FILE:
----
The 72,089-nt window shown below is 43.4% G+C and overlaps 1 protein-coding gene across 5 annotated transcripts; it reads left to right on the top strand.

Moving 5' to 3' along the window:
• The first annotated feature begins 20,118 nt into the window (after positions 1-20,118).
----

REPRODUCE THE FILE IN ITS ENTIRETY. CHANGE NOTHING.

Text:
The 72,089-nt window shown below is 43.4% G+C and overlaps 1 protein-coding gene across 5 annotated transcripts; it reads left to right on the top strand.

Moving 5' to 3' along the window:
• The first annotated feature begins 20,118 nt into the window (after positions 1-20,118).